Household recycling update

Published on 13 August 2019

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Council is working with the State Government’s Metropolitan Waste and Resource Recovery Group (MWRRG) to find an alternative for the Shire’s recycling. Council has a contract with SKM through the MWRRG. SKM’s closure affects several councils and about half of Victoria’s recycling.

The broader, long-term issue requires a response from all levels of government. At this stage SKM, while temporarily closed, has indicated that it is working to recommence receiving recycling.

Council will continue to collect recycling bins as normal and encourages residents to continue their recycling efforts until this is resolved, it’s important we keep working together to meet the current challenges.

Unfortunately we expect this week’s recycling will be sent to landfill.

The capacity of alternative facilities in the north of Melbourne is limited and the MWRRG is working to find alternative arrangements.

FAQs

Why can’t Council follow Boroondara’s lead and use Visy or another provider for its new recycle facility?

Nillumbik Shire Council is one of five Councils that has a contract with SKM Industries Pty Ltd through the Metropolitan Waste Resource Recovery Group (MWRRG). A separate company, SKM Corporate Pty Ltd, was recently placed into liquidation. SKM Recycling have advised that SKM Industries Pty Ltd is still able to trade.  

Notwithstanding current contractual arrangements, the biggest hurdle for alternatives to processing recyclables appears to be the lack of excess capacity in the northern region to be able to process the kerbside recycle materials.  Other Councils appear to be taking advantage of capacity in other regions. The additional transport costs associated with processing outside the northern region is currently being quantified to help assess the value of any alternative arrangements.

Not a single Councillor, staff member or community member wants to put recycling to landfill, it goes against everything we stand for, so you can be assured we are doing everything we can to get through this.

What does council recommend for residents and how can residents help?

Council’s Recycling and Recovery Centre at 290 Yan Yean Road Plenty accepts recycling paper and cardboard, metals (cans, aluminium foil, pots and pans) and e-waste free of charge.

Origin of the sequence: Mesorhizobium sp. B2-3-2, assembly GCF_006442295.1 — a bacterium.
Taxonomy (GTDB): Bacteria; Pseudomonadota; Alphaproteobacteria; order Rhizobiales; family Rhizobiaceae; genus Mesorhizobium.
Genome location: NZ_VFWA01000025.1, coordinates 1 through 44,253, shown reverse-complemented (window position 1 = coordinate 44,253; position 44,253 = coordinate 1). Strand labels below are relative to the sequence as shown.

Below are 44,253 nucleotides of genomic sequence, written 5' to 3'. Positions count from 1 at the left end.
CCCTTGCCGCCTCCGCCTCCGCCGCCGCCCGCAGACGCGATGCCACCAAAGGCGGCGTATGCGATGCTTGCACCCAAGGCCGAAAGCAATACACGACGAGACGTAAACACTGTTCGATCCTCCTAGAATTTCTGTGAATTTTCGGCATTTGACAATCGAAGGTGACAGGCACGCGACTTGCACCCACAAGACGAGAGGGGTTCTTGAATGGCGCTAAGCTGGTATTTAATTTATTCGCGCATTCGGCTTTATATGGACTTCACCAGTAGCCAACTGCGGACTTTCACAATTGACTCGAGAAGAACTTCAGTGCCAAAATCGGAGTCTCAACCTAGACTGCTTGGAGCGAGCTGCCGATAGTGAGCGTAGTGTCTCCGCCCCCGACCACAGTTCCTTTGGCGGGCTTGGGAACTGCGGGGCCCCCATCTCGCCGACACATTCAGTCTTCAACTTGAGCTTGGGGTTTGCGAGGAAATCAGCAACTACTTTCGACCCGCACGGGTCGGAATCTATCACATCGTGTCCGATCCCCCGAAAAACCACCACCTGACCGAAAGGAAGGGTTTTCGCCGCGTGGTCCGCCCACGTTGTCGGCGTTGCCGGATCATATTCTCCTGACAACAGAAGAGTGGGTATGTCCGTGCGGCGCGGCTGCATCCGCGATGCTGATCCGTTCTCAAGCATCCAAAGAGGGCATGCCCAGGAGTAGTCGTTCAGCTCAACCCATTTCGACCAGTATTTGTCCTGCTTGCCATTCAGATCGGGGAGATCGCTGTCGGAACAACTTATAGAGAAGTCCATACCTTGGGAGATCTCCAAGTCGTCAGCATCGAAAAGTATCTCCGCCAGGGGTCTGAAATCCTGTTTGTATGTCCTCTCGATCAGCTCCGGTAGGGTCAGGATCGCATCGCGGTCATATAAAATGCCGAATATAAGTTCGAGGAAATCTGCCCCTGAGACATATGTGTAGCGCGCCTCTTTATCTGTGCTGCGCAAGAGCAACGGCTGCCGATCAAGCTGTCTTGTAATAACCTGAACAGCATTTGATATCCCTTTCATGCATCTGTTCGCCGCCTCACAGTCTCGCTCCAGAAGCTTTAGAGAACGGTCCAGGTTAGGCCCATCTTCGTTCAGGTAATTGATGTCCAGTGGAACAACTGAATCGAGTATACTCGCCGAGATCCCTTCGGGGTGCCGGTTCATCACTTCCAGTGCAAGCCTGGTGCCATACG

These source-separated materials are sent to dedicated recycling facilities not affected by the SKM closure.

Residents can also help by avoiding and reducing the amount of waste generated in the first place, only placing the recycling bin out for collection once it’s full and taking soft plastics to Coles/Woolworths for recycling through REDcycle.

What are Council’s next steps?

In the immediate term, Council has no choice but to send kerbside recyclables to the landfill.

In order to understand and manage the contract risk, Council is currently having daily interactions with MWRRG given the situation with SKM is fluid.

In the medium term, the best outcome is that the recycling infrastructure currently owned and operated by SKM continues to operate to process municipal kerbside recycling, whether the operator is SKM or another party. This infrastructure is capable of sorting to the level required by markets both locally and overseas.

In the longer term, Nillumbik is participating in process initiated by MWRRG to explore a collaborative contract for recycling.

 

26 July 2019

Council received notification from SKM Recycling last night that it would temporarily stop receiving recyclable materials at all its facilities until further notice.

The latest update could impact a number of councils across Melbourne and regional Victoria, including Nillumbik.

Council will collect recycling bins as normal next week and encourages residents to continue their recycling efforts.

However, as SKM’s facilities are temporarily closed, regrettably, next week’s recycling may go to landfill.

Council is working closely with the Metropolitan Waste and Resource Recovery Group (MWRRG) to look for alternatives and contingency arrangements, such as sending recycling to another recycling processor.